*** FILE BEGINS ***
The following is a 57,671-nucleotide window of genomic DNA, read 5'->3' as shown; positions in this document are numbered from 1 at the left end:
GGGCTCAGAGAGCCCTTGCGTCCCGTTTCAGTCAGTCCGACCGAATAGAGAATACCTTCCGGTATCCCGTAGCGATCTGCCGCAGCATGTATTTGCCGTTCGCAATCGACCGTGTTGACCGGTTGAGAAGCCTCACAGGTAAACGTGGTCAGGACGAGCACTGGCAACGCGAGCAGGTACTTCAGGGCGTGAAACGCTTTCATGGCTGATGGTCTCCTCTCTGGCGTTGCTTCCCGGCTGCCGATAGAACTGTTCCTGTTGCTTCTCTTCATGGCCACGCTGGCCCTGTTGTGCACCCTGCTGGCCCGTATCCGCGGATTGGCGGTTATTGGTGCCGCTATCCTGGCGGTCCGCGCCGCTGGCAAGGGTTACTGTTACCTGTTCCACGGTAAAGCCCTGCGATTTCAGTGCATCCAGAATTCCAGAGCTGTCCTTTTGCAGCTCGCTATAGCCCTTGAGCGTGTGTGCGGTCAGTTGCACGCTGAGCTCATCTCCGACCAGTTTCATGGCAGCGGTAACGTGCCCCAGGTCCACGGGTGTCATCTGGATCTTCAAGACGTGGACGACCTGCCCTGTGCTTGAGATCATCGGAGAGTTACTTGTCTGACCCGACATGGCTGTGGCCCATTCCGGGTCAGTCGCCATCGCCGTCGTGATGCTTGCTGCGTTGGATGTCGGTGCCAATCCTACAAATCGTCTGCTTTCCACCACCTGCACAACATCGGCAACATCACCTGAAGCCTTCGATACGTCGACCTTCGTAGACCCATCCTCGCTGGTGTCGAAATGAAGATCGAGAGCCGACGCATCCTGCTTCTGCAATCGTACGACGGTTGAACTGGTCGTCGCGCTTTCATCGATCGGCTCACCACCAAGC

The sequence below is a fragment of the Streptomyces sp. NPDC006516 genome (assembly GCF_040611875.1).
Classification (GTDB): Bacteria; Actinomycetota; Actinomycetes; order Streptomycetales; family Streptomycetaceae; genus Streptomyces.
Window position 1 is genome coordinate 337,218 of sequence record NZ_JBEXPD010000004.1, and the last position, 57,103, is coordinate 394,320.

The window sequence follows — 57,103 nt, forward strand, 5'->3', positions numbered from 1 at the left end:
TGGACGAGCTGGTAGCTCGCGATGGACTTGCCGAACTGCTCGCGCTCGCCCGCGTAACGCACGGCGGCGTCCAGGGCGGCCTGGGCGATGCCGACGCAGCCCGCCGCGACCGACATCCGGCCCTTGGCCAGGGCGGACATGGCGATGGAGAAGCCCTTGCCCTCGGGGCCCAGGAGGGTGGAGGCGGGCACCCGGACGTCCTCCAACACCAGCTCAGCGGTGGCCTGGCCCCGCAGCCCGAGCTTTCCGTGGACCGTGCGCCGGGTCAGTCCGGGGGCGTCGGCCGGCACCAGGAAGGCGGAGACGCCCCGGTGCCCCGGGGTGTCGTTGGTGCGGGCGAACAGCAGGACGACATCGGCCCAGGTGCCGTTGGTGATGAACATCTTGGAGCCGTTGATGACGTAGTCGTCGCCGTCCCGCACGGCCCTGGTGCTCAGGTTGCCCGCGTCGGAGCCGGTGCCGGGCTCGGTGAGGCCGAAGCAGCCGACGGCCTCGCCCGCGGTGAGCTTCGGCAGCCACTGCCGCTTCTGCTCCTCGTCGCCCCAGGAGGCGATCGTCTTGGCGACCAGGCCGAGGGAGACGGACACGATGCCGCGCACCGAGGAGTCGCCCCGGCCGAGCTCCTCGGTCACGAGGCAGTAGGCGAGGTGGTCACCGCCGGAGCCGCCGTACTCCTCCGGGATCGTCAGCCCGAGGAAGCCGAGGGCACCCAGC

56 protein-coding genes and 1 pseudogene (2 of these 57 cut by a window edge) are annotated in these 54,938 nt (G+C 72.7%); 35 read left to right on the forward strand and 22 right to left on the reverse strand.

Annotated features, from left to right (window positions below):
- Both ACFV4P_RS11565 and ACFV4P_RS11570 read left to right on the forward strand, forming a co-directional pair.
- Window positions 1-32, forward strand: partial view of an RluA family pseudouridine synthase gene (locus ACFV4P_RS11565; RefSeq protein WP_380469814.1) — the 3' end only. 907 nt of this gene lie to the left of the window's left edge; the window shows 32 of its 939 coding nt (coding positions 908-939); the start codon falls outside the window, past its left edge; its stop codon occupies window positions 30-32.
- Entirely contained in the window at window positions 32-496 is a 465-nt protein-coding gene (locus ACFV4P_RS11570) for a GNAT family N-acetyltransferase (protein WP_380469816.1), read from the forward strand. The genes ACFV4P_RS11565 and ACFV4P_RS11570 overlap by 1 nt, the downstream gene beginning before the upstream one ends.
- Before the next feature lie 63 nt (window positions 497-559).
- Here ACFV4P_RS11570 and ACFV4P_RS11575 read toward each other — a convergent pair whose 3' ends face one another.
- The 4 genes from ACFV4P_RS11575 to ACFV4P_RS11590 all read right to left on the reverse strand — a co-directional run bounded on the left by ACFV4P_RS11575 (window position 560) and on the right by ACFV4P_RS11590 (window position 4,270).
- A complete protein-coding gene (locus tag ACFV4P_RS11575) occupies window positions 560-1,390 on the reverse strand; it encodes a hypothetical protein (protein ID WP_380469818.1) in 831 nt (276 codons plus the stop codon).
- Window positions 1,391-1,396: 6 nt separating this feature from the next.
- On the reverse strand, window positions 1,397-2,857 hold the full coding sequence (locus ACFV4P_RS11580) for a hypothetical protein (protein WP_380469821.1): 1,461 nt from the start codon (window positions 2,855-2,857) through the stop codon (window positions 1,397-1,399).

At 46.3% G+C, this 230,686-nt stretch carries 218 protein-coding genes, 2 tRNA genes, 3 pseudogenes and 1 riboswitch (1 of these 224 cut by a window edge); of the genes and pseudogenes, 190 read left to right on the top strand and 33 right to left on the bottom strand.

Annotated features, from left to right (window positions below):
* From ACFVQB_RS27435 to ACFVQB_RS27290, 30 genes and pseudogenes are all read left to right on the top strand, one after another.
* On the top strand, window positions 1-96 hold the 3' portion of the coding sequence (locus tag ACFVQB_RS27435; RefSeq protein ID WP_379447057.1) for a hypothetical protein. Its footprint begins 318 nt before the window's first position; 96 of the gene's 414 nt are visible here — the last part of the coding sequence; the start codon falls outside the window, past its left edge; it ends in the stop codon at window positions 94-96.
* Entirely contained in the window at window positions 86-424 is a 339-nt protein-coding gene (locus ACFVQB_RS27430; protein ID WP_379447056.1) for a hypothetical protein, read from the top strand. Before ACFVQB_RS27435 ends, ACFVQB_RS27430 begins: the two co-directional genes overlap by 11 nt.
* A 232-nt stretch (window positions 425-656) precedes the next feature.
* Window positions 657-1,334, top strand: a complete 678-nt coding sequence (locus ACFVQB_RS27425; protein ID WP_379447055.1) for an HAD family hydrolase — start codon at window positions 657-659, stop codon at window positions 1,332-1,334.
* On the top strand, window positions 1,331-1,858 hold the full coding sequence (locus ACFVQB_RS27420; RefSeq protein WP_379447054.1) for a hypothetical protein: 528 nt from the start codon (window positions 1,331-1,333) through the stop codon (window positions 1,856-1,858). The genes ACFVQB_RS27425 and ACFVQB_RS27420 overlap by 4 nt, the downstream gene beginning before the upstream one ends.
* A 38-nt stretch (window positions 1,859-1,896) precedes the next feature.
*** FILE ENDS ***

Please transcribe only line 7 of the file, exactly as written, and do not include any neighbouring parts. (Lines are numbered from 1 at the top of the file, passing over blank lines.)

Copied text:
TGGACGAGCTGGTAGCTCGCGATGGACTTGCCGAACTGCTCGCGCTCGCCCGCGTAACGCACGGCGGCGTCCAGGGCGGCCTGGGCGATGCCGACGCAGCCCGCCGCGACCGACATCCGGCCCTTGGCCAGGGCGGACATGGCGATGGAGAAGCCCTTGCCCTCGGGGCCCAGGAGGGTGGAGGCGGGCACCCGGACGTCCTCCAACACCAGCTCAGCGGTGGCCTGGCCCCGCAGCCCGAGCTTTCCGTGGACCGTGCGCCGGGTCAGTCCGGGGGCGTCGGCCGGCACCAGGAAGGCGGAGACGCCCCGGTGCCCCGGGGTGTCGTTGGTGCGGGCGAACAGCAGGACGACATCGGCCCAGGTGCCGTTGGTGATGAACATCTTGGAGCCGTTGATGACGTAGTCGTCGCCGTCCCGCACGGCCCTGGTGCTCAGGTTGCCCGCGTCGGAGCCGGTGCCGGGCTCGGTGAGGCCGAAGCAGCCGACGGCCTCGCCCGCGGTGAGCTTCGGCAGCCACTGCCGCTTCTGCTCCTCGTCGCCCCAGGAGGCGATCGTCTTGGCGACCAGGCCGAGGGAGACGGACACGATGCCGCGCACCGAGGAGTCGCCCCGGCCGAGCTCCTCGGTCACGAGGCAGTAGGCGAGGTGGTCACCGCCGGAGCCGCCGTACTCCTCCGGGATCGTCAGCCCGAGGAAGCCGAGGGCACCCAGC